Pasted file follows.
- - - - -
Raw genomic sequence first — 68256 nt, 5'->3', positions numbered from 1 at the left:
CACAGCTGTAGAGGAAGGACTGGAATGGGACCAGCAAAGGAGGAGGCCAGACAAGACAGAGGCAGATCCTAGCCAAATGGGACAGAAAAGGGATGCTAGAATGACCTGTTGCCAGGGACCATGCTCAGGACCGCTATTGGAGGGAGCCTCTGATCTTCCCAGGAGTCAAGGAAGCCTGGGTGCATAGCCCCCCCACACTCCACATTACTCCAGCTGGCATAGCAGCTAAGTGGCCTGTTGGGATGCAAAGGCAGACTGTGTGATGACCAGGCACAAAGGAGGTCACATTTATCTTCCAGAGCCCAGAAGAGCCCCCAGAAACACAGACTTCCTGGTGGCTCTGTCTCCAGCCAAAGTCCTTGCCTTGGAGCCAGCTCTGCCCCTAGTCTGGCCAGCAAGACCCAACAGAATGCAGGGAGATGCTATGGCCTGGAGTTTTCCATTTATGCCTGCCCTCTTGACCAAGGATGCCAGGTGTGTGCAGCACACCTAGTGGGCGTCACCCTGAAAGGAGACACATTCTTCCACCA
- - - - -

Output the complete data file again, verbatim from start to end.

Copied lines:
Raw genomic sequence first — 68256 nt, 5'->3', positions numbered from 1 at the left:
CACAGCTGTAGAGGAAGGACTGGAATGGGACCAGCAAAGGAGGAGGCCAGACAAGACAGAGGCAGATCCTAGCCAAATGGGACAGAAAAGGGATGCTAGAATGACCTGTTGCCAGGGACCATGCTCAGGACCGCTATTGGAGGGAGCCTCTGATCTTCCCAGGAGTCAAGGAAGCCTGGGTGCATAGCCCCCCCACACTCCACATTACTCCAGCTGGCATAGCAGCTAAGTGGCCTGTTGGGATGCAAAGGCAGACTGTGTGATGACCAGGCACAAAGGAGGTCACATTTATCTTCCAGAGCCCAGAAGAGCCCCCAGAAACACAGACTTCCTGGTGGCTCTGTCTCCAGCCAAAGTCCTTGCCTTGGAGCCAGCTCTGCCCCTAGTCTGGCCAGCAAGACCCAACAGAATGCAGGGAGATGCTATGGCCTGGAGTTTTCCATTTATGCCTGCCCTCTTGACCAAGGATGCCAGGTGTGTGCAGCACACCTAGTGGGCGTCACCCTGAAAGGAGACACATTCTTCCACCA